The downward trend for surfing was only reversed with the advent of the “Waikiki Beach Boys,” a group of teenagers who paddled out onto the ocean on their outrigger canoes every day and surfed the Pacific waves. In 1908 one of them suggested constructing a beach clubhouse with changing rooms and space to store surfboards. The plan was implemented and only five years later, there were more than 100 surfboards on the beach again. At the same time, another Waikiki Beach Boy made surfing popular around the world. Duke Paoa Kahanamoku was a double gold medalist in swimming and a handsome Hollywood actor, but above all he was a gifted surfer. He is considered to be the godfather of modern surfing. To this day, a life-size statue of him greets all visitors to Waikiki beach. At first, he gave surfing demonstrations only in America. During his 1915 visit to Freshwater beach, however, he also whetted the appetite of Australians for surfing.

Today Australia and the United States are the two biggest surfing nations in the world. They are followed by Brazil, which because of its prodigy Gabriel Medina might break through the phalanx of American and Australian surfing world champions this year. In Europe it took until 1957 for the first surfer to take to the waters: Peter Viertel, a Hollywood scriptwriter, relaxed this way during a film shoot in Biarritz. Together with Georges Hennebutte and Joël de Rosnay he founded the first surf club in the city. A fitting name was quickly found: Waikiki.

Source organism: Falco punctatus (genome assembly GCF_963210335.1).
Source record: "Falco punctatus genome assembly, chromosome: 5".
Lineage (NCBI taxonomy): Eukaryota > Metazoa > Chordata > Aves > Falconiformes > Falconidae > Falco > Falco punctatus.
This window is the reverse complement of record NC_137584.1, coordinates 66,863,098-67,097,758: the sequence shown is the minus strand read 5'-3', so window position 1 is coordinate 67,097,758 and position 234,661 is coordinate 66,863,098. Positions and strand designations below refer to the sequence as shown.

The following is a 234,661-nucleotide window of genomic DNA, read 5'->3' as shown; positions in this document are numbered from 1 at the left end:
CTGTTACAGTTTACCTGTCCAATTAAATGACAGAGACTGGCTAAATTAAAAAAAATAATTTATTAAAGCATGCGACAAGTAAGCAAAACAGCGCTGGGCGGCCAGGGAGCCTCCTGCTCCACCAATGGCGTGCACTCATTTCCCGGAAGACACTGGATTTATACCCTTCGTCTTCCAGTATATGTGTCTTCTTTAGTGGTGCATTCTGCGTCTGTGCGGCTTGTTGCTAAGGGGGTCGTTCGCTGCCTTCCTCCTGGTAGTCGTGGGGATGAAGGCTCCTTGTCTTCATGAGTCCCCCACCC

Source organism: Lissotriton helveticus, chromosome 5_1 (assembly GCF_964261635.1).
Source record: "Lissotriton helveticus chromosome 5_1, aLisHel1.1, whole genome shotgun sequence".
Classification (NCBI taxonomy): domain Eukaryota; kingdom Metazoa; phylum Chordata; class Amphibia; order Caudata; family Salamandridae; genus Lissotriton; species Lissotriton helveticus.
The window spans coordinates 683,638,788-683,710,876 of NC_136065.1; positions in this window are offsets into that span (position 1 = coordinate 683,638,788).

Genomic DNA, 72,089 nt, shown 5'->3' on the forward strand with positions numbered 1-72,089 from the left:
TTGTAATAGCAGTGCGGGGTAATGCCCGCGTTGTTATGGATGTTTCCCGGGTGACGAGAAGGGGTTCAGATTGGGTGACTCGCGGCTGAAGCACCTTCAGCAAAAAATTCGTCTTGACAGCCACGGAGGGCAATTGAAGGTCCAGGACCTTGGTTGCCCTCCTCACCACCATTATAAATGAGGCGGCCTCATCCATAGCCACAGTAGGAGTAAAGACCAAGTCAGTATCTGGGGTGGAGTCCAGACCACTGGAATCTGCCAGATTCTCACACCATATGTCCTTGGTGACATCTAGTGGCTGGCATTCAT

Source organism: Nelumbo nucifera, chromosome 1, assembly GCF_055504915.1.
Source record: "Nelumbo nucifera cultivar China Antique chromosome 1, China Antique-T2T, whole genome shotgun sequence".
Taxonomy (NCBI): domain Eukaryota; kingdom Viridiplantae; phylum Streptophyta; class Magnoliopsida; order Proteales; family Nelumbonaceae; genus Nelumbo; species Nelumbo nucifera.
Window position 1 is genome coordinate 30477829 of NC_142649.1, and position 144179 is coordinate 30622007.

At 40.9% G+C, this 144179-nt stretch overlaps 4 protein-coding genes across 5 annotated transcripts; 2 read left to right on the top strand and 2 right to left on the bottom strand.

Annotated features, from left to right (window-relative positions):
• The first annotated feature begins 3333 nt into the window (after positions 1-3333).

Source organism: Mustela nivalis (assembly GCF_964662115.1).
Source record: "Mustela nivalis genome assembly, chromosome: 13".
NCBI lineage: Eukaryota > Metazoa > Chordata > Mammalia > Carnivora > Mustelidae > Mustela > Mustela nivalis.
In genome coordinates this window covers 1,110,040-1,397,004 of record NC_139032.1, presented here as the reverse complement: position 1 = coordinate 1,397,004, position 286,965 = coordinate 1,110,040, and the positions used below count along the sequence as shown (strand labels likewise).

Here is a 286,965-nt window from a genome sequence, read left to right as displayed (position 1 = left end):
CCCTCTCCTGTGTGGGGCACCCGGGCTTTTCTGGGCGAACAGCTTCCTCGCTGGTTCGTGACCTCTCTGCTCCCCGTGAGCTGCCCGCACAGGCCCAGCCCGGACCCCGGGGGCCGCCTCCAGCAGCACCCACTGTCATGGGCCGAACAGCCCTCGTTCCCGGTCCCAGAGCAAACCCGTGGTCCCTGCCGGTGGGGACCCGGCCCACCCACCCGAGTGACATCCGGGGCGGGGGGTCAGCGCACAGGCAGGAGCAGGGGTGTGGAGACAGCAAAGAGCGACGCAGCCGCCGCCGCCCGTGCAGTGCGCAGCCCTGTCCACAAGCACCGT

Surfboards have radically changed over the years. First, they were fitted with course-stabilizing tail fins, then they became ever more lightweight. The Australians popularized so-called shortboards. These are significantly shorter than the longboards, which had been used up to that point and which measured approximately 2.7 meters. Shortboards allow surfers to stay much closer to the breaking part of the wave. The world of surfing is also indebted to Jack O’Neill for an invention which made surfing popular even in places where cold water had previously impeded its progress. At the beginning of the 1950s, the American, who is now 91, invented the first suit made of neoprene – the material that keeps surfers warm to this day, even in Antarctic waters.

Surf music, surf fashion and surfing movies: the 1960s saw the sport become a mainstream phenomenon in the U.S. On a good day, there were more surfers than swimmers in the water at the most famous beaches like Malibu, in California. It was a first taste of what was to come and what is today the rule at many excellent surf spots around the world. The chances of catching a wave completely alone are almost as remote as winning the lottery.

Over the years the lifestyle of rebellious teenagers has become a global industry, but the magic of surfing, the rush of catching the right wave, still remains. dh

IssueGG Magazine 01/15